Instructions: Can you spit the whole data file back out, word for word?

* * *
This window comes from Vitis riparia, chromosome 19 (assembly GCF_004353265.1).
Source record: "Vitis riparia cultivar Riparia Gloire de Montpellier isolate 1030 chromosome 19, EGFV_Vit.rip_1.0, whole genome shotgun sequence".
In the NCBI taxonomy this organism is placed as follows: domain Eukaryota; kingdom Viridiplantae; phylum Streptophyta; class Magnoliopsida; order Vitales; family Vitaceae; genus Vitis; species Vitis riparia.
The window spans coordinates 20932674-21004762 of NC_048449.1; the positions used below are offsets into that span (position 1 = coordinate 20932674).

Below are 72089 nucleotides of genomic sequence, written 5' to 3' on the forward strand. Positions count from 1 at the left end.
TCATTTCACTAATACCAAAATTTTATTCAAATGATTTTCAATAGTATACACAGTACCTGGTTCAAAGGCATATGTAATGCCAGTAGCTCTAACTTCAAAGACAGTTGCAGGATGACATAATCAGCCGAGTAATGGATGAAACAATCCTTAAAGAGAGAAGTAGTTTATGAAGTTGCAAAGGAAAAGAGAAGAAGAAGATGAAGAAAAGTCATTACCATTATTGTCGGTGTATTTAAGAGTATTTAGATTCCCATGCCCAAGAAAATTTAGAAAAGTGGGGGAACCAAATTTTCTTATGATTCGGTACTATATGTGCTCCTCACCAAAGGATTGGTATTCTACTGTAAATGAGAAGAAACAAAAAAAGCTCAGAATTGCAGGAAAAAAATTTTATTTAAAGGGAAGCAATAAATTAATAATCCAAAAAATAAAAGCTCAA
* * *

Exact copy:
This window comes from Vitis riparia, chromosome 19 (assembly GCF_004353265.1).
Source record: "Vitis riparia cultivar Riparia Gloire de Montpellier isolate 1030 chromosome 19, EGFV_Vit.rip_1.0, whole genome shotgun sequence".
In the NCBI taxonomy this organism is placed as follows: domain Eukaryota; kingdom Viridiplantae; phylum Streptophyta; class Magnoliopsida; order Vitales; family Vitaceae; genus Vitis; species Vitis riparia.
The window spans coordinates 20932674-21004762 of NC_048449.1; the positions used below are offsets into that span (position 1 = coordinate 20932674).

Below are 72089 nucleotides of genomic sequence, written 5' to 3' on the forward strand. Positions count from 1 at the left end.
TCATTTCACTAATACCAAAATTTTATTCAAATGATTTTCAATAGTATACACAGTACCTGGTTCAAAGGCATATGTAATGCCAGTAGCTCTAACTTCAAAGACAGTTGCAGGATGACATAATCAGCCGAGTAATGGATGAAACAATCCTTAAAGAGAGAAGTAGTTTATGAAGTTGCAAAGGAAAAGAGAAGAAGAAGATGAAGAAAAGTCATTACCATTATTGTCGGTGTATTTAAGAGTATTTAGATTCCCATGCCCAAGAAAATTTAGAAAAGTGGGGGAACCAAATTTTCTTATGATTCGGTACTATATGTGCTCCTCACCAAAGGATTGGTATTCTACTGTAAATGAGAAGAAACAAAAAAAGCTCAGAATTGCAGGAAAAAAATTTTATTTAAAGGGAAGCAATAAATTAATAATCCAAAAAATAAAAGCTCAA